A newly released memorandum by the Department of Homeland Security, US Customs and Border Protection Agency reaffirms that those working in the legal cannabis industry in Canada or in other jurisdictions may be denied entry into the United States.
The memo formalizes sentiments publicly expressed by a US Customs representative last week. It states:
“Generally, any arriving alien who is determined to be a drug abuser or addict, or who is convicted of, admits having committed, or admits committing, acts which constitute the essential elements of a violation of (or an attempt or conspiracy to violate) any law or regulation of a state, the United States, or a foreign country relating to a controlled substance, is inadmissible to the United States. As marijuana continues to be a controlled substance under United States law, working in or facilitating the proliferation of the legal marijuana industry in U.S. states where it is deemed legal or Canada may affect admissibility to the U.S.”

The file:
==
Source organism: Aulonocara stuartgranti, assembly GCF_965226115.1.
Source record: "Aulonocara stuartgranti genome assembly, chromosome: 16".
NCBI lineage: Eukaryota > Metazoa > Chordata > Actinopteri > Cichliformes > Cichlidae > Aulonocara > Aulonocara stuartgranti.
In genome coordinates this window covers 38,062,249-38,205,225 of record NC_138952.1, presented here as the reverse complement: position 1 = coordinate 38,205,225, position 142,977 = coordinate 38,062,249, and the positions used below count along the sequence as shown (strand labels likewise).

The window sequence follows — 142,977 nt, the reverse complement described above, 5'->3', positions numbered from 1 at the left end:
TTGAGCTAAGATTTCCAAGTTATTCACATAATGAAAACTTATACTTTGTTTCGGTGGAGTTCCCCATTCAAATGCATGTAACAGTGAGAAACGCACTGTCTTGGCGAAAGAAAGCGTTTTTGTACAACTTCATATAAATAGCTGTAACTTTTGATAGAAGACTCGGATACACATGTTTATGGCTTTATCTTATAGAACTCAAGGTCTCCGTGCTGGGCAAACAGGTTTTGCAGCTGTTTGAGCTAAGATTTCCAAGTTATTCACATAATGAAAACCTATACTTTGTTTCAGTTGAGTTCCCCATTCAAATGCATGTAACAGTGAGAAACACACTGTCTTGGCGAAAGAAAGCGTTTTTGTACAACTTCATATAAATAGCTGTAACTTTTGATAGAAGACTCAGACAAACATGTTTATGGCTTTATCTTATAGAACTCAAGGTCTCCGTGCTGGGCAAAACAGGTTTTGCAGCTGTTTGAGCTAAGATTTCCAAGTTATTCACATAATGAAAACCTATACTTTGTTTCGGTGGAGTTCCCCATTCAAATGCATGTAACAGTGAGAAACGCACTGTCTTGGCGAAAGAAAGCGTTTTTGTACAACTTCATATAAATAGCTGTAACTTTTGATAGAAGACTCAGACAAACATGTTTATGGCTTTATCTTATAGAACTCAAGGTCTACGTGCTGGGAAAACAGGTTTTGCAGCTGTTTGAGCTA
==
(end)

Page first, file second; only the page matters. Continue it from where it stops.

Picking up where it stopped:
Canada legalized the regulated production and distribution of medical cannabis nearly two decades ago, and several Canadian-based companies operating in this space are currently traded on the US stock exchange.
In June of this year, Canadian lawmakers gave final approval to separate legislation regulating the adult use marijuana market. The new law takes effect on October 17, 2018.
Tags: Bill C-45, Canada, Canada marijuana legalization, Cannabis Act, U.S. Customs and Border Protection